Friday, April 05, 2019

Forged In The Furnace Of Conflict

Yesterday, a group of four and five-year-olds were once again bickering over the nature of their relationships with one another. They were going back and forth about who was part of the game and who wasn't. A couple weeks ago, as an aspect of this exploration of relationships and in response to an uptick in exclusionary play, they had all agreed to abide by the rule: "You can't say you can't play." I had suggested that specific way of phrasing it (borrowed from the great Vivian Paley) by way of helping them put words to a concept that they were struggling to articulate, but it had been fully their idea.

As they argued, their newly-minted agreement was evoked by both sides, sometimes in ways that made perfect sense, but often in ways that showed me that some of them were still confused about exactly what it was to which they had agreed. 

Relationships should stand at the center of our school life, because it is only through relationships, through other people, that we can understand the world which is the essence of education. Occasionally, one of the children would appeal to me, but since they were doing exactly the work I expect them to be doing while at school, I turned it back on them, usually by simply repeating what I'd heard one or the other of the children saying, not taking sides, not intervening. Adults often step in during these sorts of intense, but non-violent conflicts, seeking to help the children settle matters, and sometimes they need us, especially when there is an imbalance of power or when children start to gang up on a single child, but most of the time we intervene simply as agents of efficiency as we attempt to rush them through the conflict. But relationships are made of much more than playing harmoniously with one another: getting to the other side of conflict is gratifying, but relationships are usually forged in the furnace of conflict.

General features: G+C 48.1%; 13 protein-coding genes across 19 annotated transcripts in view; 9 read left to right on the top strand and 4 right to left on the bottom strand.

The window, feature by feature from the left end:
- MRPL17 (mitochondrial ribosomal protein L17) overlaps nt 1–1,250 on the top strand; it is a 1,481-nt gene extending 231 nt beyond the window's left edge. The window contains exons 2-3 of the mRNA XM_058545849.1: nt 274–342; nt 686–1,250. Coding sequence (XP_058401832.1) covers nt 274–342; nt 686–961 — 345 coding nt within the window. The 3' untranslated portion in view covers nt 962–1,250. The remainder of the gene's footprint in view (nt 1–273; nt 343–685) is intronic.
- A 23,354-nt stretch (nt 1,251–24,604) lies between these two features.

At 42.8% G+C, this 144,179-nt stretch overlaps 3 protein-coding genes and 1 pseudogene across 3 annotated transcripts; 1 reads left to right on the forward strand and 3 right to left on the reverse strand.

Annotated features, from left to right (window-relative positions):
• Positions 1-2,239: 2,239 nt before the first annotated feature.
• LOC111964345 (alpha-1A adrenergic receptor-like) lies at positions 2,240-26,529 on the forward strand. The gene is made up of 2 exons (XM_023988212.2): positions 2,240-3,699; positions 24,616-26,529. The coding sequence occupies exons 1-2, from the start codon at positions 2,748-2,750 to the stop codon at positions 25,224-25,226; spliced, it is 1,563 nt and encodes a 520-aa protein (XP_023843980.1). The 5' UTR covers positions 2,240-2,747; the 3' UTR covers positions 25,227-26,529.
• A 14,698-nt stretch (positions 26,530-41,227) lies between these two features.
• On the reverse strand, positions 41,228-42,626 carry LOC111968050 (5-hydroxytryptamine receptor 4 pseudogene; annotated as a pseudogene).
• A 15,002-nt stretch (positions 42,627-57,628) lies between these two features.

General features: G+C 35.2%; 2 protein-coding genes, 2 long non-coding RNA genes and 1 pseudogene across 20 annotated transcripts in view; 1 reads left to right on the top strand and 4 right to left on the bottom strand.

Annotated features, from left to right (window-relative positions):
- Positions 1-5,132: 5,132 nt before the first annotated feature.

Around and around they went, sometimes raising their voices, sometimes offering possible solutions, sometimes accusing one another of bad faith. This was not an interruption of their play, this was their play. They were doing the vital, often hard work of figuring out what it means to have a relationship with other people, one that is negotiated on a daily, hourly, or even minute-by-minute basis.

Finally, someone suggested, "Hey, I know, you can be our superhero baby!" There was a pause as the parties involved considered it, then collectively sighed their agreement that this was the moment they had all been waiting for. They then returned to their game as they bickered over where their new superhero baby was going to sleep.

If you or someone you know is interested in joining the Woodland Park Cooperative School in Seattle, we are currently enrolling for the 2019-20 school year. Click here for information. There are still spots available for 2-5 year olds.

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